The US First Lady on Tuesday pulled faces at babies and handed out teddy bears as she kicked off her maiden solo trip to Africa, offering a softer side to the Trump administration after another turbulent week in Washington.
Melania Trump left the sanctuary of the East Wing of the White House for a continent her husband once reportedly said contained “shithole” countries, making her visit as much about mending fences as carving her own diplomatic path.
The contrast with last week’s high drama over Donald Trump’s nomination to the Supreme Court was telling, as a relaxed-looking first lady visited a hospital in Ghana’s capital, Accra, to meet mothers and their newborns.
The former model did not make a speech but those who met her said afterwards that unlike her mysterious public image she was “warm” and “gentle” in the flesh.
“She’s very friendly, easy-going and interactive,” said Rabiu Fauziya, a 28-year-old paediatric nurse who helped show Trump the neonatal room in the hospital.
From there, she met her Ghanaian counterpart, Rebecca Akufo-Addo, at the presidential residence, Jubilee House, where the pair exchanged gifts of an silver Chippendale tray engraved with an image of the White House and Ghanaian kente cloth.
The women met for the first time at the UN General Assembly last month at which President Trump railed against globalism, earning him stern rebukes from world leaders.
– ‘Showcase’ for US aid –
On her four-country, week-long tour of Africa, Trump is aiming to cast a more positive light on her embattled husband’s administration and its “America First” agenda.
The 48-year-old is promoting her Be Best initiative, her official agenda unveiled in May designed to improve children’s well-being.
Her office has described the trip as a “showcase” for the work of the US Agency for International Development (USAID), even at a time when her husband’s government is looking to slash US aid across the world.
The president has equally promised to only provide aid to friendly countries.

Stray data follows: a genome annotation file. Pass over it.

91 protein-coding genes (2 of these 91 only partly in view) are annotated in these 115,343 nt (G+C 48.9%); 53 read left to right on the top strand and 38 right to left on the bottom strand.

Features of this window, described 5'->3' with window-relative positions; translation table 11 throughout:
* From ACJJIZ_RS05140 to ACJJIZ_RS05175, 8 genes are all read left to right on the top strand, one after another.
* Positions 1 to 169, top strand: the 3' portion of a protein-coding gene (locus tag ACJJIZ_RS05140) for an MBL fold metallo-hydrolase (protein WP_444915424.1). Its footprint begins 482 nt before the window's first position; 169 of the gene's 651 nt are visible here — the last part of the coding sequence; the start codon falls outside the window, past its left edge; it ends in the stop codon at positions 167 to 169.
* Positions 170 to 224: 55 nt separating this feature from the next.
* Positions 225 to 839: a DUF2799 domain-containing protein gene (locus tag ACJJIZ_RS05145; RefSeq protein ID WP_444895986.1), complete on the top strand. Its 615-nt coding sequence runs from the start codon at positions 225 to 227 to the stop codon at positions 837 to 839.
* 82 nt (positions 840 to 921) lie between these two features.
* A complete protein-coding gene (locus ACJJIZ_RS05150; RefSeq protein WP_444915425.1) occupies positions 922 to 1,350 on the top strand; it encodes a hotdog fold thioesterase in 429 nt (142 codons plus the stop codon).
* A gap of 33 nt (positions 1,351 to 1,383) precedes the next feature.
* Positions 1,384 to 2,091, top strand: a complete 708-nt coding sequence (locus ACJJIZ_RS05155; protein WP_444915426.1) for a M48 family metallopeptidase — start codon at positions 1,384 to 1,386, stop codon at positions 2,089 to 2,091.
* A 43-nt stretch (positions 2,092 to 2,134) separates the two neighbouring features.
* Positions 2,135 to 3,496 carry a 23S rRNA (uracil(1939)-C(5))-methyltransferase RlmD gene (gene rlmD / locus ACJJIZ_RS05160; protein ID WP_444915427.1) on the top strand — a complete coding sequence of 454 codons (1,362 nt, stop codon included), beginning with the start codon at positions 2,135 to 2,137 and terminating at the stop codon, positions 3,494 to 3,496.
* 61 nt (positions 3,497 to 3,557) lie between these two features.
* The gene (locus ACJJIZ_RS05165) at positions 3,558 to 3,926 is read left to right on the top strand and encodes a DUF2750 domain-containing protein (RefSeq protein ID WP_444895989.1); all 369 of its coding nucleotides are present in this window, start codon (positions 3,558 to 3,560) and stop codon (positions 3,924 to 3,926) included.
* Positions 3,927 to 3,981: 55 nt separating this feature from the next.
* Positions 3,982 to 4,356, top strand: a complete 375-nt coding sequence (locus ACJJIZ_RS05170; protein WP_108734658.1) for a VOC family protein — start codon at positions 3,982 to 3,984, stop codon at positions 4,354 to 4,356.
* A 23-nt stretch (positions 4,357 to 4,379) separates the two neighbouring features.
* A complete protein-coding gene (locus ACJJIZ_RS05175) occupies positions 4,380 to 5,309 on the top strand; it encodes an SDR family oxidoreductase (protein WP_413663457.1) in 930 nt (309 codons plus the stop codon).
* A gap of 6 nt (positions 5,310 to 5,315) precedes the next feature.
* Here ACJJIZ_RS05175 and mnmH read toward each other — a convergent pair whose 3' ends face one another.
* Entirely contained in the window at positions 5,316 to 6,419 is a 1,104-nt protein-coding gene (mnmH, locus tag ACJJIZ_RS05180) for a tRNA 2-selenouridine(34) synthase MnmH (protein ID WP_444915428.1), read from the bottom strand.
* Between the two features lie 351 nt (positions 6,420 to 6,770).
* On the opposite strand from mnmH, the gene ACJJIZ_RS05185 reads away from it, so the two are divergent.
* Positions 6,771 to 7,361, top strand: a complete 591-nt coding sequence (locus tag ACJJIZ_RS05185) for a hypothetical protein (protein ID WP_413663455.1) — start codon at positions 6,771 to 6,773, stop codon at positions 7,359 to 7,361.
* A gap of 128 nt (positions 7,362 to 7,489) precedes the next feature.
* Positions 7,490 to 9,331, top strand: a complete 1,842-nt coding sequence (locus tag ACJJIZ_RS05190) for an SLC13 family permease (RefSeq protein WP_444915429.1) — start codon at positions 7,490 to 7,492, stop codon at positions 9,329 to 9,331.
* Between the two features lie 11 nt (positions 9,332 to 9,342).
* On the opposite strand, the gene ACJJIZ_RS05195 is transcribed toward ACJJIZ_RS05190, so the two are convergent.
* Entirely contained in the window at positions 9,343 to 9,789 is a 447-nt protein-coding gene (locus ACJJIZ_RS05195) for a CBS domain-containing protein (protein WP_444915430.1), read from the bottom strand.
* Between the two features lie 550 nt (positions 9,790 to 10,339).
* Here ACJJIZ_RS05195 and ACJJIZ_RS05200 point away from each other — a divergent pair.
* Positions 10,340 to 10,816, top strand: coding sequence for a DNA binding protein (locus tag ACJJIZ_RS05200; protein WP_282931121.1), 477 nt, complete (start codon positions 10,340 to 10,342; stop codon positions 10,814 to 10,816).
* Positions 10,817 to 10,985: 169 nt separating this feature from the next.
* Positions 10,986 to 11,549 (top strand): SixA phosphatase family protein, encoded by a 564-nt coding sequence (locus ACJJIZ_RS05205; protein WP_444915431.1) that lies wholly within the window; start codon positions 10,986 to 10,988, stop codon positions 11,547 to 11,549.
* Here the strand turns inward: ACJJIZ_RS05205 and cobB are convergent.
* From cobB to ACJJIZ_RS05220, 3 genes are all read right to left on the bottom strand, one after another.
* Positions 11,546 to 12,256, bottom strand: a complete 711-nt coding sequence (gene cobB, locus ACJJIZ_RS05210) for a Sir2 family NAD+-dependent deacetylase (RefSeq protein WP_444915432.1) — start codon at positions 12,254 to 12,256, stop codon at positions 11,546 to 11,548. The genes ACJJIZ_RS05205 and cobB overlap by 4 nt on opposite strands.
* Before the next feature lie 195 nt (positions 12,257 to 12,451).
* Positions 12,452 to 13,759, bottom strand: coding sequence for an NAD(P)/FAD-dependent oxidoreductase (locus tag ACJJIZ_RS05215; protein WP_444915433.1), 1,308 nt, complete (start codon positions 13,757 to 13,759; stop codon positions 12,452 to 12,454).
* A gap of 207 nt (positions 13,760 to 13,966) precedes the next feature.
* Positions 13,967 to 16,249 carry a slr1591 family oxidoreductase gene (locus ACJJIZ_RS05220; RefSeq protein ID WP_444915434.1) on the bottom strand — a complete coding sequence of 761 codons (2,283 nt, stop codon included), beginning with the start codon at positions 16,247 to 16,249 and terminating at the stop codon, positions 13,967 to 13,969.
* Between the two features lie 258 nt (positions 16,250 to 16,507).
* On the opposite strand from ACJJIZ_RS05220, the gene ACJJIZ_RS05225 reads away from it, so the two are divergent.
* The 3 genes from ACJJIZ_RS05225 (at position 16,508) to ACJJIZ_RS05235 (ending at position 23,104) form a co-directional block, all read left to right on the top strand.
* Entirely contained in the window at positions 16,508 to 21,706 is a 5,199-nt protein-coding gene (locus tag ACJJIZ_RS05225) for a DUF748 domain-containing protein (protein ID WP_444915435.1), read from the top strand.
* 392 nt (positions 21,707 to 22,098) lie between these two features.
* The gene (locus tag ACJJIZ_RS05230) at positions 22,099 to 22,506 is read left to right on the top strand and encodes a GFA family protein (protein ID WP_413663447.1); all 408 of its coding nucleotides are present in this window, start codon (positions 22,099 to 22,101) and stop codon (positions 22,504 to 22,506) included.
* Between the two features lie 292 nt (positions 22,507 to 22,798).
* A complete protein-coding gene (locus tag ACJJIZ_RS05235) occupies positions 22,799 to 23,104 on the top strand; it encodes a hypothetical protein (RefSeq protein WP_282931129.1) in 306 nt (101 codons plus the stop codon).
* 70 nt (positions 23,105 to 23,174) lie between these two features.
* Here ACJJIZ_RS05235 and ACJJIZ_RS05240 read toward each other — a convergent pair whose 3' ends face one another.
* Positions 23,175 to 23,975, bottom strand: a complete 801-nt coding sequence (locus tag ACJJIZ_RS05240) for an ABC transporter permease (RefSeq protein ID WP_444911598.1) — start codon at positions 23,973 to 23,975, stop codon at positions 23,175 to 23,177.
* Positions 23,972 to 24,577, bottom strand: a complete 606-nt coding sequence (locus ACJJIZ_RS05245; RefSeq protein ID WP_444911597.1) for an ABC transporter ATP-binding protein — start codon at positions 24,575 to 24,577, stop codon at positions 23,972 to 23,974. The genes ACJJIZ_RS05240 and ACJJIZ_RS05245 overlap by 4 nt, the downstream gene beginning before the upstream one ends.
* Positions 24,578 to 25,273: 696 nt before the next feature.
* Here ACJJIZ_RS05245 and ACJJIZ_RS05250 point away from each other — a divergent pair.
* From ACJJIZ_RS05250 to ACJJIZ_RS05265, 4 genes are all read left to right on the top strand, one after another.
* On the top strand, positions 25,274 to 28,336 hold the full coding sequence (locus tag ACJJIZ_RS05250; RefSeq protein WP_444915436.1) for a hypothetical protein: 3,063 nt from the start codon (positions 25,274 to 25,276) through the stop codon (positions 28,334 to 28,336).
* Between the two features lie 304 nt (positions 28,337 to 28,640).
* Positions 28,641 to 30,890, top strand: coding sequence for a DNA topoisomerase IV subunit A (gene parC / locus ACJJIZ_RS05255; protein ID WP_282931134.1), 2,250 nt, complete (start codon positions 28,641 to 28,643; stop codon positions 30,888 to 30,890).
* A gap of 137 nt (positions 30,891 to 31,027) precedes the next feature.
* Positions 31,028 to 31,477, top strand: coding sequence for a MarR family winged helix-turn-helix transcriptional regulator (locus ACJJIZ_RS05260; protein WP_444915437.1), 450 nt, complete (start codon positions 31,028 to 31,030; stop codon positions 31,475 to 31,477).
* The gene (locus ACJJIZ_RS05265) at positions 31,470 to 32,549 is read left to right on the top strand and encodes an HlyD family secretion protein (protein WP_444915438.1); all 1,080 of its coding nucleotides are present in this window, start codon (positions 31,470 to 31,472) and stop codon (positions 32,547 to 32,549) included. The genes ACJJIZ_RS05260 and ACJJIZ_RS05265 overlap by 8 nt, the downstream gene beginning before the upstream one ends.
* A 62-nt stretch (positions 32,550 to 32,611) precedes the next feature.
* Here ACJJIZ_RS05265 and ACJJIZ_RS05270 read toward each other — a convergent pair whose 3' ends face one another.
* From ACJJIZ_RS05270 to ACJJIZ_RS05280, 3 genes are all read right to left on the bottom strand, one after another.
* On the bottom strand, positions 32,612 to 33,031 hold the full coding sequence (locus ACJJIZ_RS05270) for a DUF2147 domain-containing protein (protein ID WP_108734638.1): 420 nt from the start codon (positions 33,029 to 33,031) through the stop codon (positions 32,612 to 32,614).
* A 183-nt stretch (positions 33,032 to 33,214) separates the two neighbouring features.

But unlike her predecessors, Melania Trump’s tour will be followed closely to see if she can build bridges after her husband’s apparent disparaging comments.
In addition to Ghana, the first lady is due to visit Malawi, Kenya and Egypt before returning to Washington early on October 7.
– ‘Rorschach test in Louboutins’ –
Trump has typically stayed out of the spotlight since her husband became president yet she has made headlines for rare public appearances.
In June, she made a surprise visit to Texas to visit detained children at the Mexican border, wearing a jacket emblazoned with the words “I really don’t care. Do U?”
No one knew who the message was intended for, leaving it — and her — up for interpretation.
This ambiguity has led some pundits to describe her as a “Rorschach test in Louboutins” after the interpretative ink blots used in psychoanalysis and the luxury shoes.
But as she attempts to step out of her husband’s shadow, the Africa trip has been seen as an attempt for her to carve her own diplomatic path.
She has previously travelled alone to Canada and joined her husband on several foreign visits.
Spokeswoman Stephanie Grisham said the Africa tour is close to her heart. “This is her trip, her initiative,” she said.
That has not stopped Donald Trump from weighing in last week, when he told journalists that his wife was “making a big trip to Africa”.
“We both love Africa. Africa is so beautiful, the most beautiful part of the world, in many ways,” he added.
The US president has yet to travel to Africa since taking office.
– Muted response –
Trump’s visit to Ghana has inevitably drawn comparisons to that of former president Barack Obama and his wife Michelle in 2009.
During that visit, Barack Obama gave a speech to parliament saying “Africa doesn’t need strongmen, it needs strong institutions”.
He also toured the Cape Coast Castle, a former slavery outpost, with his family.
Ghana is seen as a haven of stability in an often turbulent region but despite the interest back home, the first lady’s visit did not appear to have generated similar fervour locally.
Unlike the Obamas’ visit, the roads from the airport were not packed with onlookers while there was little fanfare in the local media, according to an AFP reporter on the ground.
“We in Africa, we like the other administration that came before this one,” said Yaw Cobblah, a 46-year-old taxi driver in the capital.